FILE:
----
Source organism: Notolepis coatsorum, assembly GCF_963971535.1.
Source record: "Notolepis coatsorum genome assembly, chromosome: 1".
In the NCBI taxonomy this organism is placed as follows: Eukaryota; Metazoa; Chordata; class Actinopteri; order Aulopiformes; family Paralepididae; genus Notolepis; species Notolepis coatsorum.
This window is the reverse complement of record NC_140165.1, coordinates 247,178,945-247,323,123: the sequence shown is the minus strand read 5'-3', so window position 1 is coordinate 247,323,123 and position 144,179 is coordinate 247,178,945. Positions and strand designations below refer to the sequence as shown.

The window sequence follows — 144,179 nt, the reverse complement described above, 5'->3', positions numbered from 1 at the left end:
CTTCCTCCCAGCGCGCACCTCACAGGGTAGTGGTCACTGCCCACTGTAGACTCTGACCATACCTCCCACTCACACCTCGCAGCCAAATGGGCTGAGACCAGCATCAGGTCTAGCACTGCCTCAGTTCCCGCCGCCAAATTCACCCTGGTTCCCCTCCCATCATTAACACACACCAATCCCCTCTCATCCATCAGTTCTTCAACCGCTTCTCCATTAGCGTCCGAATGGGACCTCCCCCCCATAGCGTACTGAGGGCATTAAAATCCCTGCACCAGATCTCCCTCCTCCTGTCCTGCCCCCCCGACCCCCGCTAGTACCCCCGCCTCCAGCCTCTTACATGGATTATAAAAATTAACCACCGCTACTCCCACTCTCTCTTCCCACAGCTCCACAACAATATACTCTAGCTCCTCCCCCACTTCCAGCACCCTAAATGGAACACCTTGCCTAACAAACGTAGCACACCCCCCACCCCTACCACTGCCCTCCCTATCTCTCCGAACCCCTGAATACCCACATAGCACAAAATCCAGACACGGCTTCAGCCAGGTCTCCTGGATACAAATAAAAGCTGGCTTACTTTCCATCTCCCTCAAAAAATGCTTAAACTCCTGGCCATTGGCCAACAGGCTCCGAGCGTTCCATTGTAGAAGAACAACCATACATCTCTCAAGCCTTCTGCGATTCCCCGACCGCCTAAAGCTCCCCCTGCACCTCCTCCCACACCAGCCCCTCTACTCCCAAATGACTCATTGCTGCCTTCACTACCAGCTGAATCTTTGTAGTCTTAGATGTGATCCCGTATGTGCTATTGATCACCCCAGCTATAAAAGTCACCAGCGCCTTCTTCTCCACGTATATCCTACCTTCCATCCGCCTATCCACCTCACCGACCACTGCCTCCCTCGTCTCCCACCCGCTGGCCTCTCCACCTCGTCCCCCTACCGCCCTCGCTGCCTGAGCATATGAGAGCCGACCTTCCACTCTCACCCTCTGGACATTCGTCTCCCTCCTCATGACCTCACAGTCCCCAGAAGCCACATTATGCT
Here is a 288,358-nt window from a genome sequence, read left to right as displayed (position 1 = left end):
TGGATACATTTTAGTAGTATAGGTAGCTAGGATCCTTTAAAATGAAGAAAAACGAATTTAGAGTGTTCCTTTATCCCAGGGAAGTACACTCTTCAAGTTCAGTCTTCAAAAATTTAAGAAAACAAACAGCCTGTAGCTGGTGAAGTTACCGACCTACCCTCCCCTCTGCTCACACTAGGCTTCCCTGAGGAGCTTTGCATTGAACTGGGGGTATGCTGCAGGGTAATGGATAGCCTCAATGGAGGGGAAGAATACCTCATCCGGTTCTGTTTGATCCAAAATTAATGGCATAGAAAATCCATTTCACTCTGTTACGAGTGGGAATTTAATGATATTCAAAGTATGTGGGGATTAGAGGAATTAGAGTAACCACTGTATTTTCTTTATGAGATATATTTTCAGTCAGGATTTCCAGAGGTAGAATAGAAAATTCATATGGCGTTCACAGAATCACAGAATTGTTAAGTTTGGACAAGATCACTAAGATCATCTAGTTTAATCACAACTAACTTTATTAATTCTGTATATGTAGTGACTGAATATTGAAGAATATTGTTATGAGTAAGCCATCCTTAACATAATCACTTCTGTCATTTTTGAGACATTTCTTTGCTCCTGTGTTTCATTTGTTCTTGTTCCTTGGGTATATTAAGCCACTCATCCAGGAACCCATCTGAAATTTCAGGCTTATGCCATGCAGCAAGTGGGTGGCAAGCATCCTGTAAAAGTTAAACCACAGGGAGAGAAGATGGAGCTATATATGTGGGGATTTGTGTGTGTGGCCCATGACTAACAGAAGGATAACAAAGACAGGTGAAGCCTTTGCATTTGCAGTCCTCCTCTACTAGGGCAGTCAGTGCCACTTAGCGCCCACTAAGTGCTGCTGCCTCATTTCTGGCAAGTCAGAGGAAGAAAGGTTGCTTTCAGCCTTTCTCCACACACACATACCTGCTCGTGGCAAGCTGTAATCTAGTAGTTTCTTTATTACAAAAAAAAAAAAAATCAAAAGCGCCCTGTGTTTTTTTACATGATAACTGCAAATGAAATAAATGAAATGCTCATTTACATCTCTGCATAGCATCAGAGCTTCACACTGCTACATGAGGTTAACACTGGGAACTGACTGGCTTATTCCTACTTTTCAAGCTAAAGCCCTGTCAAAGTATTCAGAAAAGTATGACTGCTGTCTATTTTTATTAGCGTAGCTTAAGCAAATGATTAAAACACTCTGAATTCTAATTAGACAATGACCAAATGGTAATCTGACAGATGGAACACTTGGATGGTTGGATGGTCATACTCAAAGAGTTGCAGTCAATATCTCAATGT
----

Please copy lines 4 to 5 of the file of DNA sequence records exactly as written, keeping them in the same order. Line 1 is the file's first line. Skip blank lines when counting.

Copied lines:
This window is the reverse complement of record NC_140165.1, coordinates 247,178,945-247,323,123: the sequence shown is the minus strand read 5'-3', so window position 1 is coordinate 247,323,123 and position 144,179 is coordinate 247,178,945. Positions and strand designations below refer to the sequence as shown.

The window sequence follows — 144,179 nt, the reverse complement described above, 5'->3', positions numbered from 1 at the left end: